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The Answer For Lower Healthcare Costs Is...

...Customer Service.

From the New York Times: Seattle's Iora Primary Care is a new model of primary care, seeking national scale and venture capital funding.  Though the ambition may be outsize, the concepts are not new. Daily team huddles. Health coaches. Taking satisfaction surveys seriously and mining results for actionable insights. Employer and payer partnerships. Pay-for-performance not volumes. Loose-tight operations (wellness options are "loose" - i.e. varying from site to
site, while EHR alignment is "tight" and non-negotiable.)

According to the article:
"...small change(s) can make a big difference in a patient’s health — what good is the perfect drug if the patient can’t swallow it? — but the extra-mile work it took to get there can be a challenge for the typical primary care practice in the United States. Harried by busy schedules and paid on a piecework model, many doctors rush from visit to visit, avoid phone calls and emails that don’t generate payments, and often fail to address the complex social issues that hamper people’s health.
"This misalignment of financial incentives is a huge problem for patients, who often can’t get the care they need. But it’s also a big economic problem. The United States has the costliest health care system in the world, even as many patients suffer from preventable illnesses and die younger than their peers in other countries. The system is so full of inefficiencies that Americans are often sicker even as everyone — patients, insurers, the government — ends up spending more money on care.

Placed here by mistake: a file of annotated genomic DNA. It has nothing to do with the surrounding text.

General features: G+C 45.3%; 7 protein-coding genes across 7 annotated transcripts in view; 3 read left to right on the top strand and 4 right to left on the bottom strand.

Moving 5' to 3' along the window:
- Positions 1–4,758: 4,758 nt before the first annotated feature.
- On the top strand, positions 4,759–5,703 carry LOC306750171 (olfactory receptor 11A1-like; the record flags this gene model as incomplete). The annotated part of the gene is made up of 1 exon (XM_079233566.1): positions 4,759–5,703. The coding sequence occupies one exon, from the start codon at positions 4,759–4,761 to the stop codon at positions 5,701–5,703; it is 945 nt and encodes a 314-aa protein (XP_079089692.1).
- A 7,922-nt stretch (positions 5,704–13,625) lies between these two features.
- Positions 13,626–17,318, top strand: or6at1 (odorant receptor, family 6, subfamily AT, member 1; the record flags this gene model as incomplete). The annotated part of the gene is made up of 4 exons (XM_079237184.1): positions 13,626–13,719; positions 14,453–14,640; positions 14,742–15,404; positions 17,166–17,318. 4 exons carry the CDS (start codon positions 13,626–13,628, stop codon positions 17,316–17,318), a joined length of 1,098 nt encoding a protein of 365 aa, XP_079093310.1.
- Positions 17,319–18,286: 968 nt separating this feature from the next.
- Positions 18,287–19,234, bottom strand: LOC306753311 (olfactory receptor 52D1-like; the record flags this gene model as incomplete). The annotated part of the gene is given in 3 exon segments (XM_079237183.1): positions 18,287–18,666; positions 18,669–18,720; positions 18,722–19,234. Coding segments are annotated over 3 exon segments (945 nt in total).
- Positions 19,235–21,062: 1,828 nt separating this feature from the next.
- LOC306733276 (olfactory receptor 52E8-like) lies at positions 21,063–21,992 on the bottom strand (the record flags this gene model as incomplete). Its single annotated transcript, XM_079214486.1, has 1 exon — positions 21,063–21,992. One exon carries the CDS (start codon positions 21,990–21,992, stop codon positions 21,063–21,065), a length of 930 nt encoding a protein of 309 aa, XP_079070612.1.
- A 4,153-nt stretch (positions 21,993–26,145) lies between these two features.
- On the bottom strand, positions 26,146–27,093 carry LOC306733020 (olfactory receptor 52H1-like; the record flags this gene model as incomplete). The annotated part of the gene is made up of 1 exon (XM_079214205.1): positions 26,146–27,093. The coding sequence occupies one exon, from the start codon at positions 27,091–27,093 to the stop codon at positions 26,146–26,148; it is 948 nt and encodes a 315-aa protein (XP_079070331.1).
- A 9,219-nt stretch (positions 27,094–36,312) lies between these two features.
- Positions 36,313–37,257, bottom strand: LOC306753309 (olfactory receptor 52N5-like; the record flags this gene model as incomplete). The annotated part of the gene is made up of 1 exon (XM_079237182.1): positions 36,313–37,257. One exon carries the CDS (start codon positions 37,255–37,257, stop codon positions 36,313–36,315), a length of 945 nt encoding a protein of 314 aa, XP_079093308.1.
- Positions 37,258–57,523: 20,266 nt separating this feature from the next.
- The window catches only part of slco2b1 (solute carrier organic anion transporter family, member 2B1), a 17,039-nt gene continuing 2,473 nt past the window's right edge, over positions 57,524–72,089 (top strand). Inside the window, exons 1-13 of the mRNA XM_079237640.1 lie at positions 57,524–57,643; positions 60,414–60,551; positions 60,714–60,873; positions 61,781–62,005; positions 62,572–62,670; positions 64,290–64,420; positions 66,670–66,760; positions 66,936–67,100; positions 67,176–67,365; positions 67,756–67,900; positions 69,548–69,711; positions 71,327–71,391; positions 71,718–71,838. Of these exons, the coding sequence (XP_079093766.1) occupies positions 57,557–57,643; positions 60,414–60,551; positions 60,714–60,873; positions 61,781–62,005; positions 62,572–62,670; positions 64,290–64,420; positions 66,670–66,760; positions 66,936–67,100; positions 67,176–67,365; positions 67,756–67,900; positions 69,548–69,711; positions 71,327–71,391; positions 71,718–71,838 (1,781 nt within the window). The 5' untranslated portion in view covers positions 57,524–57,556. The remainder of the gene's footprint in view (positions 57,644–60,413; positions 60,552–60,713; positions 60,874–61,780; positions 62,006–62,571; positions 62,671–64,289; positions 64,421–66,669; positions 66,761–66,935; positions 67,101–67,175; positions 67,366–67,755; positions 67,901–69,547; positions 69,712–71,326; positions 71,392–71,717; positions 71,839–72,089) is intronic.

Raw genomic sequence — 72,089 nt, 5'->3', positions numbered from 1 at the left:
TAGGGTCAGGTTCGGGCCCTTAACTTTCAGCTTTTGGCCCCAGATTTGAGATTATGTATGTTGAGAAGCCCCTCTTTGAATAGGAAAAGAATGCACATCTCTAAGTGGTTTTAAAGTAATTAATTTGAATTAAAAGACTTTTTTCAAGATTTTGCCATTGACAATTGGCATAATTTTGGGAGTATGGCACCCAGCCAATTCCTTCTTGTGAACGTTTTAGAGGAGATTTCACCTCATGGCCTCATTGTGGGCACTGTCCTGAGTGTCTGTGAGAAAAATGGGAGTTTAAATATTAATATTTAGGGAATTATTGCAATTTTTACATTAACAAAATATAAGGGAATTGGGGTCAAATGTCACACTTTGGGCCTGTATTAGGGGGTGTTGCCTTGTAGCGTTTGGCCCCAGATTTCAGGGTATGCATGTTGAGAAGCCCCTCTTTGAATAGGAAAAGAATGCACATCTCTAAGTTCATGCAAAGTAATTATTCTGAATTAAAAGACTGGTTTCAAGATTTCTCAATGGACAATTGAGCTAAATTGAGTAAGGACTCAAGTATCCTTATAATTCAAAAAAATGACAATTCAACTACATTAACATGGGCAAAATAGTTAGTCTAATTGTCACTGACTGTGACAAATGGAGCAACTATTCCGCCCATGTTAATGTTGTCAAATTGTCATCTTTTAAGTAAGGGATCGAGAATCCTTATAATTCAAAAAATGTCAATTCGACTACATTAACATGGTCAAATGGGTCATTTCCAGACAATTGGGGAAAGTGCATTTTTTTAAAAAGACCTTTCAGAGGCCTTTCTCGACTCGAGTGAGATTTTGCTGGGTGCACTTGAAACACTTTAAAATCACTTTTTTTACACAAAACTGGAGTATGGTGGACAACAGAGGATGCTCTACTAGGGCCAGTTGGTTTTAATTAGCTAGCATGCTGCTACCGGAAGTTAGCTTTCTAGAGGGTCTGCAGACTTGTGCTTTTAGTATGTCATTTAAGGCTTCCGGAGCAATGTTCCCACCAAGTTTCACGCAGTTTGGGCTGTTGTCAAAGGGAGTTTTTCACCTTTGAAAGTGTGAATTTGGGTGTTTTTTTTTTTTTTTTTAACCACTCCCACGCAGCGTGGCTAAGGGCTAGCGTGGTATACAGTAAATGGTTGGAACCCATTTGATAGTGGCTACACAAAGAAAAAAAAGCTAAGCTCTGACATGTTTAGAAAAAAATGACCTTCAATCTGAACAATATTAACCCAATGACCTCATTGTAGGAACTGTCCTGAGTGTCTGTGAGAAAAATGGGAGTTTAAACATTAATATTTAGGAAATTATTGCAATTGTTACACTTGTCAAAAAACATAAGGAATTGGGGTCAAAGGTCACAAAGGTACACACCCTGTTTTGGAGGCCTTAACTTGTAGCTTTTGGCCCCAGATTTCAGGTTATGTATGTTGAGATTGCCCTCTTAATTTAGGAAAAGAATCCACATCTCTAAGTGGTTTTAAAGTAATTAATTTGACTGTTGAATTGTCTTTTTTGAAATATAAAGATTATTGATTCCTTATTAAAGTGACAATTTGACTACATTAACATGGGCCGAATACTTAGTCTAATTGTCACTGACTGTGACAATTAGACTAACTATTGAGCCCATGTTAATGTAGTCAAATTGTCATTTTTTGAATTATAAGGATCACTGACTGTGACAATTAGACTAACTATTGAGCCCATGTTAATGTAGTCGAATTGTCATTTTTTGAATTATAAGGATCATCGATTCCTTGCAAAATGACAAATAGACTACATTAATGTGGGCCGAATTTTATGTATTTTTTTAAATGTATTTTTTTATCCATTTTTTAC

"Iora thinks it may be able to solve both problems and make money doing so. Its business model is meant to keep patients...out of the hospital by improving service while earning a dividend on the expensive care it was able to avoid."

Still, despite the intuitive appeal and some preliminary research, hard data on results are scant:
"Iora has little published research on the cost savings it has achieved for its partners. The company’s small size makes it hard to produce data with statistical significance. Asked about current evidence of the model’s success, the company provided numbers about one of its sites, where researchers have compared Iora patients with similar patients elsewhere: Total spending was down 12 percent, with hospitalizations down 37 percent, compared with the control group. That may have been a practice with healthy patients, like Dartmouth, or one of the higher-risk patient groups; an Iora spokeswoman said she could not say which practice it was because of a confidentiality agreement with the sponsor.
"Many of the basic elements of the Iora primary care approach — longer hours, more support staff and additional per patient funding — have been tried in other settings, especially in so-called patient-centered medical homes. So far, the results for those types of practices have not been promising. Few have shown real reductions in spending or in the frequency of patients entering hospitals.
Many healthcare organizations are chasing the same vision, betting that all the "We Love Customers" talk will finally start to put some results on the bottom line.  As a healthcare strategist AND an occasional patient, let's hope they're right and the data begin to show it.

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